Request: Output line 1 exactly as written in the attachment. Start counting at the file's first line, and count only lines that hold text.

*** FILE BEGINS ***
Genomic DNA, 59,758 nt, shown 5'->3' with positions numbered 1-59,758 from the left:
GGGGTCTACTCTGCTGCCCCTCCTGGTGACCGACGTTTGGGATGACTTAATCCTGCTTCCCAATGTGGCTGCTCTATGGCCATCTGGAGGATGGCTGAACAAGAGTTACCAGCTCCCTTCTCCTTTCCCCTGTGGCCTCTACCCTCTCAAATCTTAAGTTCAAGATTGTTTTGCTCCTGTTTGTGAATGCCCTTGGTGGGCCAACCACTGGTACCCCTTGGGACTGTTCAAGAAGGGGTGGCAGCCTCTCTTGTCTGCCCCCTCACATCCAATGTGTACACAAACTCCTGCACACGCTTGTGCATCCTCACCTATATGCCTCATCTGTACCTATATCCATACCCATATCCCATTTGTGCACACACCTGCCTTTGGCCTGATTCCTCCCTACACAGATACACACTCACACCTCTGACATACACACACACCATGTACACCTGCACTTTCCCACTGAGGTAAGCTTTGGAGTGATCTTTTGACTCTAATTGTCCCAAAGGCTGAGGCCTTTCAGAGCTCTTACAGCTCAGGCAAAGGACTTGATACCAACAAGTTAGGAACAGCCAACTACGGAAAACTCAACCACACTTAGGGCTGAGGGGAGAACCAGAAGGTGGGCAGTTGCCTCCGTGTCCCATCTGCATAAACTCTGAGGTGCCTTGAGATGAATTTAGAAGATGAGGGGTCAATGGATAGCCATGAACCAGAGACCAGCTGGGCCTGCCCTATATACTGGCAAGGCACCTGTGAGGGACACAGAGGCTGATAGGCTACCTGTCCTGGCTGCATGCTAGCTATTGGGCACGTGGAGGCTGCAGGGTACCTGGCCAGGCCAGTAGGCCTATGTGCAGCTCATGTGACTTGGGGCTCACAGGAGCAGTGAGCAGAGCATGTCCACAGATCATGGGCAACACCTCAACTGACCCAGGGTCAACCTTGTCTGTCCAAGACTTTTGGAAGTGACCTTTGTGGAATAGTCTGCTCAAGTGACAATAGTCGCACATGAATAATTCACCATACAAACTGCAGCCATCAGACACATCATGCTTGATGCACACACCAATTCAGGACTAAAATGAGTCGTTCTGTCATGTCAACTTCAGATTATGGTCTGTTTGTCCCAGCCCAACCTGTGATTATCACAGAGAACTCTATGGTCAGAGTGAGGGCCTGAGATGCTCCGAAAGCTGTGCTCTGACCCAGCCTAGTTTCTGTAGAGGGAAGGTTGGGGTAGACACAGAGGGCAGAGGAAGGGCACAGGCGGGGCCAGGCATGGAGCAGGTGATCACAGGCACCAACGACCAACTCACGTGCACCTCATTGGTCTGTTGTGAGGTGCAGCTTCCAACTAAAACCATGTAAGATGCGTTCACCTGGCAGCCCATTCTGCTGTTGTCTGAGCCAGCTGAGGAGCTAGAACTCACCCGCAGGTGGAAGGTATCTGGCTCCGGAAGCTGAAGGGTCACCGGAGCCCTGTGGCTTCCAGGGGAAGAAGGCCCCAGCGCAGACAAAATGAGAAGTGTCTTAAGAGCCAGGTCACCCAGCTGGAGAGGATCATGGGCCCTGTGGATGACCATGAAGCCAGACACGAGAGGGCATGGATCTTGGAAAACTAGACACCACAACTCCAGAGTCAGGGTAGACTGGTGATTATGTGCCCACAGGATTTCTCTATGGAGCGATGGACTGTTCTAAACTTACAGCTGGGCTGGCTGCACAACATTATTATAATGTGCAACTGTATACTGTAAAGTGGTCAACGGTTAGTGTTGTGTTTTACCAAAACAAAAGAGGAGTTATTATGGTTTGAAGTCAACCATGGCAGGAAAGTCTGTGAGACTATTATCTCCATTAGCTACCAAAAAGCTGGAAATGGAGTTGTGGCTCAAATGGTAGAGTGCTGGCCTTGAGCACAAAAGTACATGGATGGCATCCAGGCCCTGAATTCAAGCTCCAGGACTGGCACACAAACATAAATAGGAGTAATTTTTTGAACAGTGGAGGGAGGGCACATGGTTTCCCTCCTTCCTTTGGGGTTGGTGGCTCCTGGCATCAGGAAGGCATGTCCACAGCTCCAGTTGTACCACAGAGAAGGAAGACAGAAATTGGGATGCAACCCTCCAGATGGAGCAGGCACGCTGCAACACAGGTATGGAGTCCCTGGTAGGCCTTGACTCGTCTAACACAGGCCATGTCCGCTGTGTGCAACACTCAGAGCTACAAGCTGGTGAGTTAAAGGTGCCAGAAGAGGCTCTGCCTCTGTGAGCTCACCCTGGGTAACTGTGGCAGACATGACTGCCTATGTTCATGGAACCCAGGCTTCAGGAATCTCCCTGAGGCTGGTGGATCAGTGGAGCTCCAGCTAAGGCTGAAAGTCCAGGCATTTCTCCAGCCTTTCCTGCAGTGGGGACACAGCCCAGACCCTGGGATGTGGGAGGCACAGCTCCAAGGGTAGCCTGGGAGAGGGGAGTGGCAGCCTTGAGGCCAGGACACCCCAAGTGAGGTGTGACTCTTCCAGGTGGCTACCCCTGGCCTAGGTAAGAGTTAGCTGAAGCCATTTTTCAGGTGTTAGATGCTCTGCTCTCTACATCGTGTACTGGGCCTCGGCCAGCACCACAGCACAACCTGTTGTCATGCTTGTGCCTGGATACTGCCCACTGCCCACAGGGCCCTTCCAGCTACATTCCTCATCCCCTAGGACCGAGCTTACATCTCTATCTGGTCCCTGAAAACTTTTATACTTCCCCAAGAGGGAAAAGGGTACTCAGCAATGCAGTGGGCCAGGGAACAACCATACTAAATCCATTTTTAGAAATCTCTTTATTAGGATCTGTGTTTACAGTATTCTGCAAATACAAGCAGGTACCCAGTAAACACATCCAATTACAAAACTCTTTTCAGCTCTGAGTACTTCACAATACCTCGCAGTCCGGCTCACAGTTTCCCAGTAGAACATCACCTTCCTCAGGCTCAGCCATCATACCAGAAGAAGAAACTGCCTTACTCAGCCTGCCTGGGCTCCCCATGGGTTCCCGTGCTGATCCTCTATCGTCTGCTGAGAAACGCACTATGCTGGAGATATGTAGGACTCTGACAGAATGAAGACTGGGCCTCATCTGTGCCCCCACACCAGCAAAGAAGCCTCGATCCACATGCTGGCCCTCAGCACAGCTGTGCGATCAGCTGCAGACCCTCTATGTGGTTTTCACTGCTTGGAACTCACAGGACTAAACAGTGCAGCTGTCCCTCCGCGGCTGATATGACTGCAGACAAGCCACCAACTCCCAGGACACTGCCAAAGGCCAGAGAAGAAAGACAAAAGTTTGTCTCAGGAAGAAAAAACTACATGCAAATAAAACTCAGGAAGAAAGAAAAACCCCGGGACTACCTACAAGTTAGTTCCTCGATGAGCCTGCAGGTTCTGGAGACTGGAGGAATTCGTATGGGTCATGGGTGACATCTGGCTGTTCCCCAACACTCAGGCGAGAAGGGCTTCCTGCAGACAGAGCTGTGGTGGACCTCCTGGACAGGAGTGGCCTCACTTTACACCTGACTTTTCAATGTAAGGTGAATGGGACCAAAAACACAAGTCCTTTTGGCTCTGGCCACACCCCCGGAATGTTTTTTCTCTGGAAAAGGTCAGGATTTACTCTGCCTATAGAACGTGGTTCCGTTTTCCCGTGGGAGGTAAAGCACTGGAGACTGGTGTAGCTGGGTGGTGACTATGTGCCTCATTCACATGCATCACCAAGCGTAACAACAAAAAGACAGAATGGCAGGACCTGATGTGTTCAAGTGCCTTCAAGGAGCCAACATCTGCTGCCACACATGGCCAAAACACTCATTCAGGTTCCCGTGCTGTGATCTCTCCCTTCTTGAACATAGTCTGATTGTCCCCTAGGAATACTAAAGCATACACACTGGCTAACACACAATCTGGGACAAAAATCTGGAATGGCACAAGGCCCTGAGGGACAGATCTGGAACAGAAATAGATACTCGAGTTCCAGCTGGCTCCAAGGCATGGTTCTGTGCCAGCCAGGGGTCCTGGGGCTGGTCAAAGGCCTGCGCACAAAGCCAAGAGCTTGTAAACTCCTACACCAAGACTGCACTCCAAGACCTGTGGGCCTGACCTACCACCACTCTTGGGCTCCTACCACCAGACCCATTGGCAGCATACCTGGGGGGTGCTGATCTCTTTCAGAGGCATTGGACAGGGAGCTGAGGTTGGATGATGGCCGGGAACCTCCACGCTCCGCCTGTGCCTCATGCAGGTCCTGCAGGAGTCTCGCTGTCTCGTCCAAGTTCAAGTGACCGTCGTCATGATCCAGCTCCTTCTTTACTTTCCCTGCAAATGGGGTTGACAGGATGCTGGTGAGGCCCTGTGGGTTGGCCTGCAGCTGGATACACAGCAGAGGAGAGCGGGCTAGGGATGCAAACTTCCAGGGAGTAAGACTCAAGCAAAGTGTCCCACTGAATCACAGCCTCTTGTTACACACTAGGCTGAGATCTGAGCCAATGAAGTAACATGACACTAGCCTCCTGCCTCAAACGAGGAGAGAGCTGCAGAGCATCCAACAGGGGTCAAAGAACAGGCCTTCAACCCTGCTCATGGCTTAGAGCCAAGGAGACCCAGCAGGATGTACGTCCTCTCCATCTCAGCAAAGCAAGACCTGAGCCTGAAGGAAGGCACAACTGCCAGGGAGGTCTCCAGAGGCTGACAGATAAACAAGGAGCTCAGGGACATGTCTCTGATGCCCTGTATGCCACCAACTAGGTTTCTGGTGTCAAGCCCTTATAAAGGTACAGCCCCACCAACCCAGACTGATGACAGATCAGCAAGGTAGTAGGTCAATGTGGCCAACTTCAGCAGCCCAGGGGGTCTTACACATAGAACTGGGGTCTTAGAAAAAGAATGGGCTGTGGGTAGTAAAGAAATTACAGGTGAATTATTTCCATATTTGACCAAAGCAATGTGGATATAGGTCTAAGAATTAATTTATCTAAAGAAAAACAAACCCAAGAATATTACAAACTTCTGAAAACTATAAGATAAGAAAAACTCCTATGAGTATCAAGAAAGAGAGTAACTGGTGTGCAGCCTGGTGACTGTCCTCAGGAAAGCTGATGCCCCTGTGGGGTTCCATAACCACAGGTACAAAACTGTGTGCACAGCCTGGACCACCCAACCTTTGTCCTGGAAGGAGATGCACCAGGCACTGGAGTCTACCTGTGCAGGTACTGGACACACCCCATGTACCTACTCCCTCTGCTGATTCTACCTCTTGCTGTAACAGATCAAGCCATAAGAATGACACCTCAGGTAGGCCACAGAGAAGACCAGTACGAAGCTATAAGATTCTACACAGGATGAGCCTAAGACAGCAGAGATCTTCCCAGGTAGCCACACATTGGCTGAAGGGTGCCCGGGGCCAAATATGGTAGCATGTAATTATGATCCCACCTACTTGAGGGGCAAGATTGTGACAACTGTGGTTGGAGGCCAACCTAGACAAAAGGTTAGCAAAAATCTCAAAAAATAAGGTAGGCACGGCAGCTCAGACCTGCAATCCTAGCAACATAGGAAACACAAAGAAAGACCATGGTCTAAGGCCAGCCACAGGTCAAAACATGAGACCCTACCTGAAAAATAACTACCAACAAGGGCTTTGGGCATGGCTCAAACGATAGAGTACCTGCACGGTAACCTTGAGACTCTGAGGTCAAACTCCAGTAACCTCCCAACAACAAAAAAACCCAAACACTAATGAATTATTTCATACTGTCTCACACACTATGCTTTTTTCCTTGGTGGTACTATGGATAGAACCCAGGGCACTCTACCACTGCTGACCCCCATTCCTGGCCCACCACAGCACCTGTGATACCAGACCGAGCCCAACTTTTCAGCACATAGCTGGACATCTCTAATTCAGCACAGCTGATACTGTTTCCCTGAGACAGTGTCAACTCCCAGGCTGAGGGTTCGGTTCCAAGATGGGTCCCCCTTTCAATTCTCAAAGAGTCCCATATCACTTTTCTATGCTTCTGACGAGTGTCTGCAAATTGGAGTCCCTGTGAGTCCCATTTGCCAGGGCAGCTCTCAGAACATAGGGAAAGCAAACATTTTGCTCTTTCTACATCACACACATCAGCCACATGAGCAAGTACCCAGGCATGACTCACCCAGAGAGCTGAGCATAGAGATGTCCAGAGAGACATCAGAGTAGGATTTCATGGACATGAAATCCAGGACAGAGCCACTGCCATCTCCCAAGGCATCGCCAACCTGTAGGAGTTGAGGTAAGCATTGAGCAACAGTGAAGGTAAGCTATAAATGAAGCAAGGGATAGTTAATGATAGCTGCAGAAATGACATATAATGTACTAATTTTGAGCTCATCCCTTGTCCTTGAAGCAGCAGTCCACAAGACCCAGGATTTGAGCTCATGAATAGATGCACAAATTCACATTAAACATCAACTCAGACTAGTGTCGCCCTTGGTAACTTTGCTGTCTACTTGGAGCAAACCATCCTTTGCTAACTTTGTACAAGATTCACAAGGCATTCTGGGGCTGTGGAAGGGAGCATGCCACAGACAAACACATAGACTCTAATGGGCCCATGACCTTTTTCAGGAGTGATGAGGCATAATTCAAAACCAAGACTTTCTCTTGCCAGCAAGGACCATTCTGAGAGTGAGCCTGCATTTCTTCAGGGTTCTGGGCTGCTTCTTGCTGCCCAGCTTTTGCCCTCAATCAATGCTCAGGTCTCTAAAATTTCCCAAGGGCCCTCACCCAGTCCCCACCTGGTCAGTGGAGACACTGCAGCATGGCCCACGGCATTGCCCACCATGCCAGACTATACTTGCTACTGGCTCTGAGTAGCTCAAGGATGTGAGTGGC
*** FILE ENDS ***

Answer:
Genomic DNA, 59,758 nt, shown 5'->3' with positions numbered 1-59,758 from the left: